On 14 July 2009, it was announced that CalMac would begin controversial Sunday sailings to Stornoway on the Isle of Lewis from Sunday 19 July. These have historically faced strong opposition from strong Sabbatarian elements in the Lewis community, particularly the Lord's Day Observance Society and the Free Church of Scotland. However, CalMac states that EU equality legislation makes it unlawful to refuse a service to the whole community because of the religious beliefs of a part of it.[6]

Business[edit]

The company enjoys a de facto monopoly on the shipment of freight and vehicles to the islands, and competes for passenger traffic with number of aircraft services of varying quality and reliability. Nonetheless, few if any of the routes currently operated by CalMac are profitable, and the company receives significant government subsidies due to its vital role in supplying the islands - these routes are classified as "lifeline" services. In 1996 CalMac opened its first route outside Scotland, winning a ten-year contract to provide a lifeline service to Rathlin Island in Northern Ireland. This service continued until 2008 when CalMac lost the tender.[7]

Various versions of a local poem (based loosely on Psalm 24) refer to MacBrayne's long dominance of Hebridean sailings:

The Earth belongs unto the Lord
And all that it contains
Except the Kyles and the Western Isles
And they are all MacBrayne's

Several groups have proposed privatising the service, and there has been a long commercial and political struggle with a privately owned company, Western Ferries, which has run a rival unsubsidised service from Gourock to Hunters Quay (near Dunoon) since 1973. In 2005, the Scottish Executive put the collective Hebrides routes out to competitive tender, with the Dunoon route being a separate tender.[8] Some island and union groups opposed the tendering process, fearing it would lead to cuts in services and could be a prelude to full privatisation.

During the tendering period, the company of David MacBrayne Ltd., which had been legally dormant for many years, was re-activated on 4 July 2006. David MacBrayne Group Ltd. acquired the full share capital of NorthLink Ferries Ltd, and took over operations of the NorthLink routes on 6 July 2006. Three operators submitted bids for the block of routes[9] with CalMac retaining all its existing routes. During September 2006, David MacBrayne Group Ltd., acquired the entire share capital of CalMac Ferries Ltd. Thus, from leaving the hands of David MacBrayne 78 years earlier in 1928, the west coast ferry service returned to the fold in 2006, vastly enlarged.

At the time, no bids were made for the separate Gourock–Dunoon route and the service continued as before. In August 2006, David MacBrayne Group Ltd., directed two of its subsidiary companies, Cowal Ferries Ltd., and Rathlin Ferries Ltd., to take over operation of the Gourock to Dunoon, and Rathlin to Ballycastle services. Following a European Commission decision to not subsidise a passenger and vehicle service, the route was again put out to tender. In May 2011, Argyll Ferries Ltd, a newly formed subsidiary of David MacBrayne, was named as the preferred bidder for a passenger-only Dunoon-Gourock service. The timetable was extended into the early hours over weekends, with additional sailings integrated with rail services. Two passenger-only ferries, MV Ali Cat and MV Argyll Flyer (formerly MV Banrion Chonomara), were arranged for the run.[10] When the service began on 30 June 2011, preparation of the Argyll Flyer was incomplete, and as an interim measure the cruise boat MV Clyde Clipper was leased from Clyde Cruises.[11]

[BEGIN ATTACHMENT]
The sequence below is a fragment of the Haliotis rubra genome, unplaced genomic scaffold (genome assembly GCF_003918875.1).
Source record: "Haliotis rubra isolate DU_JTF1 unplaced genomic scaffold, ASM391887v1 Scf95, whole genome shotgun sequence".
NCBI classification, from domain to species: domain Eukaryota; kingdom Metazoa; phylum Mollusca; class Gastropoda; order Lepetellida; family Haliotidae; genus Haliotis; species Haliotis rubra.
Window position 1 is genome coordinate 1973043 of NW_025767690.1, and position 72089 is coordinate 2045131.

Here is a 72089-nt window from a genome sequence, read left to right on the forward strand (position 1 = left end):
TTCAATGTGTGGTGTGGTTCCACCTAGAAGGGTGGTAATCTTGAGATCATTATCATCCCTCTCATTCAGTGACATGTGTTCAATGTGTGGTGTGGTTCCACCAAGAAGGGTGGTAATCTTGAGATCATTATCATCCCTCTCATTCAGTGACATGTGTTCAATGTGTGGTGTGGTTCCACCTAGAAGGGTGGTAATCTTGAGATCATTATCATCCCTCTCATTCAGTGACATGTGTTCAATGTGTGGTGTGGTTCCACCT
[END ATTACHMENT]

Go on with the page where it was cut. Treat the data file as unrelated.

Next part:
Routes[edit]

Map of ferry services in Scotland, CalMac services shown in red
MV Saturn (Satharn in Gaelic) arrives at Gourock
MV Hebridean Isles at Scrabster
MV Isle of Mull leaving Oban harbour with Kerrera in the background
Mainland or inner port Island or outer port Crossing Voyage Time Regular vessel(s)
Portavadie, Cowal Tarbert, Kintyre Peninsula Loch Fyne 25 minutes MV Isle of Cumbrae (summer)
MV Catriona (winter)
Wemyss Bay, Inverclyde Rothesay, Isle of Bute Firth of Clyde 35 minutes MVs Argyle & Bute
Colintraive, Cowal Rhubodach, Northern Bute Kyles of Bute 5 minutes MV Loch Dunvegan
Largs, North Ayrshire Cumbrae Slip, Isle of Cumbrae Firth of Clyde 10 minutes MV Loch Shira
MV Loch Riddon (summer only)
Ardrossan, North Ayrshire Brodick, Isle of Arran Firth of Clyde 55 minutes MV Caledonian Isles
MV Isle of Arran (summer only)
Ardrossan
(summer only service)
Campbeltown, Kintyre Firth of Clyde 2 hours 40 minutes MV Isle of Arran
Claonaig, Eastern Kintyre Peninsula
(summer only service)
Lochranza, Isle of Arran Kilbrannan Sound 30 minutes MV Catriona
Tarbert, Kintyre Peninsula
(winter only service)
Lochranza, Isle of Arran Loch Fyne / Kilbrannan Sound 1 hour 25 minutes MV Catriona
Tayinloan, Western Kintyre Ardminish, Isle of Gigha Sound of Gigha 20 minutes MV Loch Ranza
Kennacraig, Western Kintyre Port Ellen, Southern Islay via West Loch Tarbert, Argyll 2 hours 20 minutes MVs Finlaggan &
Hebridean Isles
Kennacraig Port Askaig, Eastern Islay Sound of Islay 2 hours 5 minutes
Port Askaig Scalasaig, Isle of Colonsay 1 hour 10 minutes
Oban Scalasaig, Colonsay 2 hours 20 minutes MV Clansman
MV Lord of the Isles (winter only)
Oban Craignure, Isle of Mull Firth of Lorne 46 minutes MV Isle of Mull
MV Coruisk (summer only)
Oban Achnacroish, Isle of Lismore Lynn of Lorne 50 minutes MV Loch Striven
Oban Arinagour, Isle of Coll Firth of Lorne / Sound of Mull 2 hours 55 minutes MV Clansman
Oban Scarinish, Isle of Tiree Sound of Mull / Little Minch 3 hours 20 minutes
Oban Castlebay, Isle of Barra Sound of Mull / Little Minch 4 hours 45 minutes MV Isle of Lewis
Oban (winter only service) Lochboisdale, South Uist Little Minch / Sound of Mull 5 Hours 10 Minutes MV Lord of the Isles
Gallanach Balliemore, Kerrera Sound of Kerrera 5 minutes MV Carvoria
Lochaline, Morvern Peninsula Fishnish, Mull Sound of Mull 15 minutes MV Lochinvar
Kilchoan, Ardnamurchan Peninsula Tobermory, Mull Sound of Mull 35 minutes MV Loch Tarbert
Fionnphort, Ross of Mull Iona Sound of Iona 10 minutes MV Loch Buie
Mallaig Armadale, Sleat Peninsula, Skye Sound of Sleat 30-45 minutes
varies dependent on which vessel
MV Lord of the Isles (summer)
MV Loch Fyne(summer)
MV Lochnevis (winter)
Mallaig Small Isles (Eigg, Muck, Rùm & Canna) Varies MV Lochnevis
Mallaig Lochboisdale, South Uist Little Minch 3 hours 15 minutes MV Lord of the Isles
Sconser, Skye Raasay Narrows of Raasay 15 minutes MV Hallaig
Ardmhor (Barra) Isle of Eriskay
(connected to South Uist by causeway)